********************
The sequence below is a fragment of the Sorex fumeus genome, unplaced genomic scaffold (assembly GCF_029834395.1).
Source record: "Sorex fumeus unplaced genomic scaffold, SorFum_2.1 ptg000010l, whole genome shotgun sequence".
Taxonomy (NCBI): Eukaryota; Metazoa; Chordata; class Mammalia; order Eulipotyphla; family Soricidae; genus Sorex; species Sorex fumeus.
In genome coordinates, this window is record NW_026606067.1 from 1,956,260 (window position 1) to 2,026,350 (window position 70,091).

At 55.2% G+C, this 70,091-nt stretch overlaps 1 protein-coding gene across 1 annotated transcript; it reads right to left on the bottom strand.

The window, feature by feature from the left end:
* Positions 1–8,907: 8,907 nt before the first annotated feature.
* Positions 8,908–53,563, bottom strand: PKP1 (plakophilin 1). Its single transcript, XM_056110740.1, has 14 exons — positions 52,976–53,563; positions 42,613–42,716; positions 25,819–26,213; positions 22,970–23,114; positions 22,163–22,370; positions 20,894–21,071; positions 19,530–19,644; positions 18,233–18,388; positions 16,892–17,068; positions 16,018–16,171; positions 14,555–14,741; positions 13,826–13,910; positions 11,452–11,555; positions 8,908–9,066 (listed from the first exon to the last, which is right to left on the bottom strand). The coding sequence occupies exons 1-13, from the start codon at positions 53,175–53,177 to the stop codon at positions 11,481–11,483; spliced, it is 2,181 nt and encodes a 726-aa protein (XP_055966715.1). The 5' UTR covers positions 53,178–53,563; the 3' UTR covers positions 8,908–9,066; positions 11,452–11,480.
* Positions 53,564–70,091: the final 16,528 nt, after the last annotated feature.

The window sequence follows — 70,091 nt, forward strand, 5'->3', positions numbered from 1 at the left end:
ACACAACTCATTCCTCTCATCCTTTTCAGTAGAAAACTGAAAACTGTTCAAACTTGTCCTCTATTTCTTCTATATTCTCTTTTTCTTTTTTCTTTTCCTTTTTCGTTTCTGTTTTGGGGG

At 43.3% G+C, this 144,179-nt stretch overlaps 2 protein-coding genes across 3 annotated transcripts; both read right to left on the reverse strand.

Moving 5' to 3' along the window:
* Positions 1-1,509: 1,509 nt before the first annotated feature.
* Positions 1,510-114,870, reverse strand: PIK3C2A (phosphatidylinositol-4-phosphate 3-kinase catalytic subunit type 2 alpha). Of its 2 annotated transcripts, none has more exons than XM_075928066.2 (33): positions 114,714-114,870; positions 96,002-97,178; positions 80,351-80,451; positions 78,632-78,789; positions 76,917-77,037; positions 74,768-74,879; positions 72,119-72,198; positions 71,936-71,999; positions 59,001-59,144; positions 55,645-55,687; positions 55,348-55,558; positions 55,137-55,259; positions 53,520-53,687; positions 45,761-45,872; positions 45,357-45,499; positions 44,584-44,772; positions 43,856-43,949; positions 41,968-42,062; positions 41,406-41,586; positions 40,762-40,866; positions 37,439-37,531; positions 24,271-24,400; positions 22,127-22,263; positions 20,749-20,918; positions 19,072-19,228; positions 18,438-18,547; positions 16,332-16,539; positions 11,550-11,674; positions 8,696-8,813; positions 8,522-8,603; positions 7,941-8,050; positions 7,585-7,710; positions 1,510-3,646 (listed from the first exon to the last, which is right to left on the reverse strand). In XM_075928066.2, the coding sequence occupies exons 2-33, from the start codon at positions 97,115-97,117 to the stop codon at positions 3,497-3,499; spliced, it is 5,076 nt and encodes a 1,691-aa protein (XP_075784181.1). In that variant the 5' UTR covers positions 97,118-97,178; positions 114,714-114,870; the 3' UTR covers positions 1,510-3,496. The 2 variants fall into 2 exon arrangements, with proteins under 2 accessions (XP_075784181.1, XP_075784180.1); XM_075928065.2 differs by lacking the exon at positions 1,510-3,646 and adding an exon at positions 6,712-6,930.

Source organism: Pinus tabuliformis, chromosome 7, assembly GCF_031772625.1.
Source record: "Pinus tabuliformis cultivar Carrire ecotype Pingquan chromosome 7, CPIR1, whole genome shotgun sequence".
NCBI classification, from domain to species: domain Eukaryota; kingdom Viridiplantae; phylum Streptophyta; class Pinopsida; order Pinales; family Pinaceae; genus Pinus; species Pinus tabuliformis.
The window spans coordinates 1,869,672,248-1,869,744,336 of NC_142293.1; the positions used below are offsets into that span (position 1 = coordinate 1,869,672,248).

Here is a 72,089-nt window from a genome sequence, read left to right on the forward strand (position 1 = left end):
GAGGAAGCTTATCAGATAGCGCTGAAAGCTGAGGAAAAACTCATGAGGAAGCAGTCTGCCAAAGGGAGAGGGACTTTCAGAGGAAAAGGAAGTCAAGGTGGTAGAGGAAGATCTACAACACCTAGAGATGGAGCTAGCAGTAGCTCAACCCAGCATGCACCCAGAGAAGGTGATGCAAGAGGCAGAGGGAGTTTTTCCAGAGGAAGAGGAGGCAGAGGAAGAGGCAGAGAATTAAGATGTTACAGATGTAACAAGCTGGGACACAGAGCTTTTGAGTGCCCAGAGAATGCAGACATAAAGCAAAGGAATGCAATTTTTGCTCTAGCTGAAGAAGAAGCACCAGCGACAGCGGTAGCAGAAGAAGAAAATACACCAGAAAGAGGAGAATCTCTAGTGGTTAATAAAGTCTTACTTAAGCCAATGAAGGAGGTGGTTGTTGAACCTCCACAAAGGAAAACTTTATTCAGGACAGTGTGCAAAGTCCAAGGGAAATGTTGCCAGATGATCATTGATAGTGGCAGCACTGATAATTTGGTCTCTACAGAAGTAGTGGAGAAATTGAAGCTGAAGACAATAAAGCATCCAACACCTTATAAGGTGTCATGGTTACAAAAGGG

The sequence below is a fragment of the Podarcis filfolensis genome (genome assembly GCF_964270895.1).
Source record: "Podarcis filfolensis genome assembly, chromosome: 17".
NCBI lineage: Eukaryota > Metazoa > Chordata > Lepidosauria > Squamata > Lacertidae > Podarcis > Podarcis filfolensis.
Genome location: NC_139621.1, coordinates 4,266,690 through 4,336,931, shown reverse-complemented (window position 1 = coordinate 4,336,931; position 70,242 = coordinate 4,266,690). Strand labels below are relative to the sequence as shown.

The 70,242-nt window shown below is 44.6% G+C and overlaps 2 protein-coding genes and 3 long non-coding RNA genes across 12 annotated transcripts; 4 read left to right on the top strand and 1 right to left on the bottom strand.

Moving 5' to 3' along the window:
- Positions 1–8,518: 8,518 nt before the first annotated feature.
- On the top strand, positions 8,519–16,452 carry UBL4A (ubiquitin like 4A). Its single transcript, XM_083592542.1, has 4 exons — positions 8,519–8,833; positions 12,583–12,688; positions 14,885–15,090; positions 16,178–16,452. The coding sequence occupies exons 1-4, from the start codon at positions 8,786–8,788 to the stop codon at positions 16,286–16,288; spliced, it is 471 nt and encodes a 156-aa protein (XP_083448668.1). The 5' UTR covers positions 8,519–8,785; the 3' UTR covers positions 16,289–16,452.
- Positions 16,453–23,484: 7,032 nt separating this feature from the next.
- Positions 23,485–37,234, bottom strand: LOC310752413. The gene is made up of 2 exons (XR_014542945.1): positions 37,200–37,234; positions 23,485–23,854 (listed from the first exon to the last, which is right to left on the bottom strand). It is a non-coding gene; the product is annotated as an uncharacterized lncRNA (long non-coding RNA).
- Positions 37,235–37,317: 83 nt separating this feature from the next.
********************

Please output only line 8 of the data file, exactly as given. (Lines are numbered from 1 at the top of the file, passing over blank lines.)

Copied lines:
* Positions 8,908–53,563, bottom strand: PKP1 (plakophilin 1). Its single transcript, XM_056110740.1, has 14 exons — positions 52,976–53,563; positions 42,613–42,716; positions 25,819–26,213; positions 22,970–23,114; positions 22,163–22,370; positions 20,894–21,071; positions 19,530–19,644; positions 18,233–18,388; positions 16,892–17,068; positions 16,018–16,171; positions 14,555–14,741; positions 13,826–13,910; positions 11,452–11,555; positions 8,908–9,066 (listed from the first exon to the last, which is right to left on the bottom strand). The coding sequence occupies exons 1-13, from the start codon at positions 53,175–53,177 to the stop codon at positions 11,481–11,483; spliced, it is 2,181 nt and encodes a 726-aa protein (XP_055966715.1). The 5' UTR covers positions 53,178–53,563; the 3' UTR covers positions 8,908–9,066; positions 11,452–11,480.